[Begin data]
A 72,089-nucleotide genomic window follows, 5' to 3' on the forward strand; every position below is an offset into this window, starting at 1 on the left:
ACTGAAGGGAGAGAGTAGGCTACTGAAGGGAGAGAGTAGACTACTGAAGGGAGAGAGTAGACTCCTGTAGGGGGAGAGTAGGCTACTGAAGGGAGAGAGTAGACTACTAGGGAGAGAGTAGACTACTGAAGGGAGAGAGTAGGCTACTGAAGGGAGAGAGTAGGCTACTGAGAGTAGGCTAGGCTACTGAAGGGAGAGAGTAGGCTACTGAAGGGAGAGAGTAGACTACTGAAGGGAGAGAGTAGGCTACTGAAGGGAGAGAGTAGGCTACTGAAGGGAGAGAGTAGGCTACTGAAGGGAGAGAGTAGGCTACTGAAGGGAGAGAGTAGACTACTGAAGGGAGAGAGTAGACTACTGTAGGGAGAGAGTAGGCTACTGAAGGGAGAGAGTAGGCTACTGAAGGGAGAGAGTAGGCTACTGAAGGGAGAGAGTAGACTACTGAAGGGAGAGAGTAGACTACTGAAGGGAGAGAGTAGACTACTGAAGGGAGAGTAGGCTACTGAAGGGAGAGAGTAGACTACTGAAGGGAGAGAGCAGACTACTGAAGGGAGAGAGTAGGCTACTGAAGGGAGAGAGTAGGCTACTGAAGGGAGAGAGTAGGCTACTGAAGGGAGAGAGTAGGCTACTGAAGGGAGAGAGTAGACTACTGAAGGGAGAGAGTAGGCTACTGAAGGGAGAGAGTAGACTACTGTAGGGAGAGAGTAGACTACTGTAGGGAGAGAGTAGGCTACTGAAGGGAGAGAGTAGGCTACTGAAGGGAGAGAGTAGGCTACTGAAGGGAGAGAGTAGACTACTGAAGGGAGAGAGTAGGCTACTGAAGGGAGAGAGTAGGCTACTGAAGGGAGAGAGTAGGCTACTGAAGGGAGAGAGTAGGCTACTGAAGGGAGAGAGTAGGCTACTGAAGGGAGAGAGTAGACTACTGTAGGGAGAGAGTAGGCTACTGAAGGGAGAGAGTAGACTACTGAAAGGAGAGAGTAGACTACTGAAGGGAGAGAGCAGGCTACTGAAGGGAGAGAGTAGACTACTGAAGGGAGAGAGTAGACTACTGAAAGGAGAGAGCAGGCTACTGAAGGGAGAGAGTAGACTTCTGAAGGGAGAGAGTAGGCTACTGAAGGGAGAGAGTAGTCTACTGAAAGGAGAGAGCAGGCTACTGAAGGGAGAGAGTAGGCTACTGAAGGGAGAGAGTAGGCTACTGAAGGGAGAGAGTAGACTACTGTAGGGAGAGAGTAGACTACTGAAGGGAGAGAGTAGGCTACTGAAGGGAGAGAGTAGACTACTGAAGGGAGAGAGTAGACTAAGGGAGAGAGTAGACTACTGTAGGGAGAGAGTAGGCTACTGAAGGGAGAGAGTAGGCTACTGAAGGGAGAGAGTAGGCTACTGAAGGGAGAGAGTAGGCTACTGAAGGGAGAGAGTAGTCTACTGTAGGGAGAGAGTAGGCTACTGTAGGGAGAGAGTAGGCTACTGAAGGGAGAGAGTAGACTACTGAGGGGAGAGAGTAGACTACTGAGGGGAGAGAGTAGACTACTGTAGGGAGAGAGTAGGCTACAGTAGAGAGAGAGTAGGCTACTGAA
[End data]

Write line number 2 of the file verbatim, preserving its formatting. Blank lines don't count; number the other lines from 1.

ACTGAAGGGAGAGAGTAGGCTACTGAAGGGAGAGAGTAGACTACTGAAGGGAGAGAGTAGACTCCTGTAGGGGGAGAGTAGGCTACTGAAGGGAGAGAGTAGACTACTAGGGAGAGAGTAGACTACTGAAGGGAGAGAGTAGGCTACTGAAGGGAGAGAGTAGGCTACTGAGAGTAGGCTAGGCTACTGAAGGGAGAGAGTAGGCTACTGAAGGGAGAGAGTAGACTACTGAAGGGAGAGAGTAGGCTACTGAAGGGAGAGAGTAGGCTACTGAAGGGAGAGAGTAGGCTACTGAAGGGAGAGAGTAGGCTACTGAAGGGAGAGAGTAGACTACTGAAGGGAGAGAGTAGACTACTGTAGGGAGAGAGTAGGCTACTGAAGGGAGAGAGTAGGCTACTGAAGGGAGAGAGTAGGCTACTGAAGGGAGAGAGTAGACTACTGAAGGGAGAGAGTAGACTACTGAAGGGAGAGAGTAGACTACTGAAGGGAGAGTAGGCTACTGAAGGGAGAGAGTAGACTACTGAAGGGAGAGAGCAGACTACTGAAGGGAGAGAGTAGGCTACTGAAGGGAGAGAGTAGGCTACTGAAGGGAGAGAGTAGGCTACTGAAGGGAGAGAGTAGGCTACTGAAGGGAGAGAGTAGACTACTGAAGGGAGAGAGTAGGCTACTGAAGGGAGAGAGTAGACTACTGTAGGGAGAGAGTAGACTACTGTAGGGAGAGAGTAGGCTACTGAAGGGAGAGAGTAGGCTACTGAAGGGAGAGAGTAGGCTACTGAAGGGAGAGAGTAGACTACTGAAGGGAGAGAGTAGGCTACTGAAGGGAGAGAGTAGGCTACTGAAGGGAGAGAGTAGGCTACTGAAGGGAGAGAGTAGGCTACTGAAGGGAGAGAGTAGGCTACTGAAGGGAGAGAGTAGACTACTGTAGGGAGAGAGTAGGCTACTGAAGGGAGAGAGTAGACTACTGAAAGGAGAGAGTAGACTACTGAAGGGAGAGAGCAGGCTACTGAAGGGAGAGAGTAGACTACTGAAGGGAGAGAGTAGACTACTGAAAGGAGAGAGCAGGCTACTGAAGGGAGAGAGTAGACTTCTGAAGGGAGAGAGTAGGCTACTGAAGGGAGAGAGTAGTCTACTGAAAGGAGAGAGCAGGCTACTGAAGGGAGAGAGTAGGCTACTGAAGGGAGAGAGTAGGCTACTGAAGGGAGAGAGTAGACTACTGTAGGGAGAGAGTAGACTACTGAAGGGAGAGAGTAGGCTACTGAAGGGAGAGAGTAGACTACTGAAGGGAGAGAGTAGACTAAGGGAGAGAGTAGACTACTGTAGGGAGAGAGTAGGCTACTGAAGGGAGAGAGTAGGCTACTGAAGGGAGAGAGTAGGCTACTGAAGGGAGAGAGTAGGCTACTGAAGGGAGAGAGTAGTCTACTGTAGGGAGAGAGTAGGCTACTGTAGGGAGAGAGTAGGCTACTGAAGGGAGAGAGTAGACTACTGAGGGGAGAGAGTAGACTACTGAGGGGAGAGAGTAGACTACTGTAGGGAGAGAGTAGGCTACAGTAGAGAGAGAGTAGGCTACTGAA